The University of California and its employees haven’t paid into the retirement plan for about 20 years, in large part because the economic booms that preceded the recession created a surplus in the pool. The university dipped into those funds to offer generous retirement incentives, however, and in the post-recession environment the fund looks quite different. The university’s unfunded post-retirement liability is $1.9 billion, and it’s expected to grow to $18 billion by 2013, according to the Commission on the Future of the University’s Funding Strategies Working Group.

Jim Chalfant, a member of the university’s Task Force on Investment and Retirement, said the retirement plan has been a source of concern for some time.

“The Academic Senate has been watching this for several years and saying we need to restart contributions,” said Chalfant, a professor in the Davis campus’s department of agricultural and resource economics.

It’s debatable, however, whether the university has acted quickly and forcefully enough to address longstanding concerns about the stability of the retirement pool. Wellman, of the Delta Cost Project, said it was notable that the University of California’s Commission on the Future didn’t even propose solutions to the pension problem in its first report, noting that a separate task force is investigating it. All other conversations about the university’s future, however, are moot if a projected $18 billion funding shortfall in the retirement plan isn’t dealt with, Wellman said.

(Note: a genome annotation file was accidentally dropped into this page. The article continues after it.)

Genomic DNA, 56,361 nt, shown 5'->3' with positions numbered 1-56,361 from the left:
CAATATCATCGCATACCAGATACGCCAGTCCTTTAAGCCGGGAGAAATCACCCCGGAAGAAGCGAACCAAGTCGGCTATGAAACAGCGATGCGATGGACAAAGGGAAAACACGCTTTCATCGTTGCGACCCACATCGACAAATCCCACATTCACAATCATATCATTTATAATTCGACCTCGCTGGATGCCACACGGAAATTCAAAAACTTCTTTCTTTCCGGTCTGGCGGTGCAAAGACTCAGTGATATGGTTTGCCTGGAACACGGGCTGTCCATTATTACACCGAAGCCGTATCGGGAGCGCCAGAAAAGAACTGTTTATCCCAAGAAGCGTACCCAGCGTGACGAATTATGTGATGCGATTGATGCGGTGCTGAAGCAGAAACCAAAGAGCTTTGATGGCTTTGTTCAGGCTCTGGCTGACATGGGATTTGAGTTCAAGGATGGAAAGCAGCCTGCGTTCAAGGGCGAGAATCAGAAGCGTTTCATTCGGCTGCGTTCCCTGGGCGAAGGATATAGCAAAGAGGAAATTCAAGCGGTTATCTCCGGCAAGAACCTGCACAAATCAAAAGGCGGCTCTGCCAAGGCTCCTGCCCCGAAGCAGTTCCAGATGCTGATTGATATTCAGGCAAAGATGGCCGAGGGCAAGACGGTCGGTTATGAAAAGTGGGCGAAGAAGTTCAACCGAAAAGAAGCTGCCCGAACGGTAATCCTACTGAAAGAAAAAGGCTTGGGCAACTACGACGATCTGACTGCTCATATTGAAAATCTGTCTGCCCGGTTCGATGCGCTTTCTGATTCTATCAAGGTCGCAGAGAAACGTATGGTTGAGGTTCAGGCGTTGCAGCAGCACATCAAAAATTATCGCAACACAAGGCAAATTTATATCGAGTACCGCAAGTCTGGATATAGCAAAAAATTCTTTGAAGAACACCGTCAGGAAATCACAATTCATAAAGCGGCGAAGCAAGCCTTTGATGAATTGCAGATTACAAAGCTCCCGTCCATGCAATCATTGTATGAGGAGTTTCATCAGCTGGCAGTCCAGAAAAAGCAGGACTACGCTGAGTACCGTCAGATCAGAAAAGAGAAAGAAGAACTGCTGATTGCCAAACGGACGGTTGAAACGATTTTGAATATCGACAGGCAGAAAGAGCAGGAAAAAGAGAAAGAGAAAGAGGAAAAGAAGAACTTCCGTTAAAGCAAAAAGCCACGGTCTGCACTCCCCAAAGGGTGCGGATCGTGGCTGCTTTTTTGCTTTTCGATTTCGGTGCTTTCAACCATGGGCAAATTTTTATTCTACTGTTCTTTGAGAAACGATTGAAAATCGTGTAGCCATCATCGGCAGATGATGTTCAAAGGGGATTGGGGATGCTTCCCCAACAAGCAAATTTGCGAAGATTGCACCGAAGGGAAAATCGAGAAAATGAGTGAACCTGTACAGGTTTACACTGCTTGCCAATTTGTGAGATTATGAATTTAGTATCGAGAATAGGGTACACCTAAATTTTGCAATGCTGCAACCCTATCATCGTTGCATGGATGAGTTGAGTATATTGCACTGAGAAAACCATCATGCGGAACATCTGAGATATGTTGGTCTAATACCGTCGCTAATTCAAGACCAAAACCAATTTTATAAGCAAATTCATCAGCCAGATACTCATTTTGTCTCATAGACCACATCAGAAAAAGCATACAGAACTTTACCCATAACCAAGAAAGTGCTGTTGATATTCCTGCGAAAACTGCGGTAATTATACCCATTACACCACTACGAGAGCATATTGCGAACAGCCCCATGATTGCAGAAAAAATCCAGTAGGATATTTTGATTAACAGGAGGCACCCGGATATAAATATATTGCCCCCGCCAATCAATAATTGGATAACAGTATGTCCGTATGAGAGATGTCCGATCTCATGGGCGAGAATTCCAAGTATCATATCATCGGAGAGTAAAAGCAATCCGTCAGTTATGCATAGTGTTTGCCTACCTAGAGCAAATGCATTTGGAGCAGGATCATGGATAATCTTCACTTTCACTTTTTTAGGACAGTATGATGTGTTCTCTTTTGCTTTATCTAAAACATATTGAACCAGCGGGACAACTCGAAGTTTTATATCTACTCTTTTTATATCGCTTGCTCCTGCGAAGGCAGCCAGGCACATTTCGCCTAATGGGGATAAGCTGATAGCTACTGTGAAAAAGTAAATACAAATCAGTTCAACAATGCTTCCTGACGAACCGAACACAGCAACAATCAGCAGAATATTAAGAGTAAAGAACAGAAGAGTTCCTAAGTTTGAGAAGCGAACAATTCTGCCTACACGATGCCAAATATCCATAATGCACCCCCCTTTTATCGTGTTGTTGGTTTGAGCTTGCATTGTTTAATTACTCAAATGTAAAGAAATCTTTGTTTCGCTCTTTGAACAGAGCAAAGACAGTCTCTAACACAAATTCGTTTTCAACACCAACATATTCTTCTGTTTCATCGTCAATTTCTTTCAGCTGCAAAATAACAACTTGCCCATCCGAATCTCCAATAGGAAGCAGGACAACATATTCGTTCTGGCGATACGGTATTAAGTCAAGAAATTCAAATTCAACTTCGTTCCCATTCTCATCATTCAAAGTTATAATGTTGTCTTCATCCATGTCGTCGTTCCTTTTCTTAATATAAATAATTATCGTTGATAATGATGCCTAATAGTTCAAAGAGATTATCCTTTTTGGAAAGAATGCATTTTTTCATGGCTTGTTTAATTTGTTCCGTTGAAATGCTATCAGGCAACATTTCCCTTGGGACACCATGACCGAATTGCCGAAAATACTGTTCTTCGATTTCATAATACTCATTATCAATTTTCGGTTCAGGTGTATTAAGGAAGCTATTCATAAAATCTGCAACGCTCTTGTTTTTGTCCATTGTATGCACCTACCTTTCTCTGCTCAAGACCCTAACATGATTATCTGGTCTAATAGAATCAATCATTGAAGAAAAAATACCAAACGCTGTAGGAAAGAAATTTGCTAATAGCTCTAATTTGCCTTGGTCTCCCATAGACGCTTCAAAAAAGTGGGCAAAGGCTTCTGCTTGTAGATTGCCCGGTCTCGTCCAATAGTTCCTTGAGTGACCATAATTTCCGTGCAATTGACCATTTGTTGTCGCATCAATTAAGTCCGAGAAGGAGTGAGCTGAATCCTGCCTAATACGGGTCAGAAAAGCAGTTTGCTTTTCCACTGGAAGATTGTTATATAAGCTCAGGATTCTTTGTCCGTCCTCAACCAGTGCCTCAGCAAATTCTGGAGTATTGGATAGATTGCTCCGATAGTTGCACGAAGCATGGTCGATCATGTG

“If they don’t take care of that problem, they don’t have a University of California,” she said. “And they are acting like this is an 'oh by the way.' ”

There have, however, been some concrete proposals put forward. In addition to a gradual ramping up of contributions, the Academic Senate has suggested the university issue bonds to cover the system’s state-funded employees, who comprise about one-third of the university’s workforce. In so doing, the theory goes, the sponsors of other university employees – supported by non-state sources, including auxiliary enterprises, the medical center and federal grants – would be compelled to cover their share as well.

The Senate’s plan is no doubt subject to criticism, since it essentially endorses borrowing more money to deal with deficits. On the other hand, the Senate has argued that servicing the debt will be less expensive than forgoing the contributions non-state sources would provide if the university borrowed to meet its pension obligations.

“I personally view this as at a minimum a short term solution that jump starts contributions from the other funding sources,” Chalfant said. “But it’s a fair point: You can’t borrow forever.”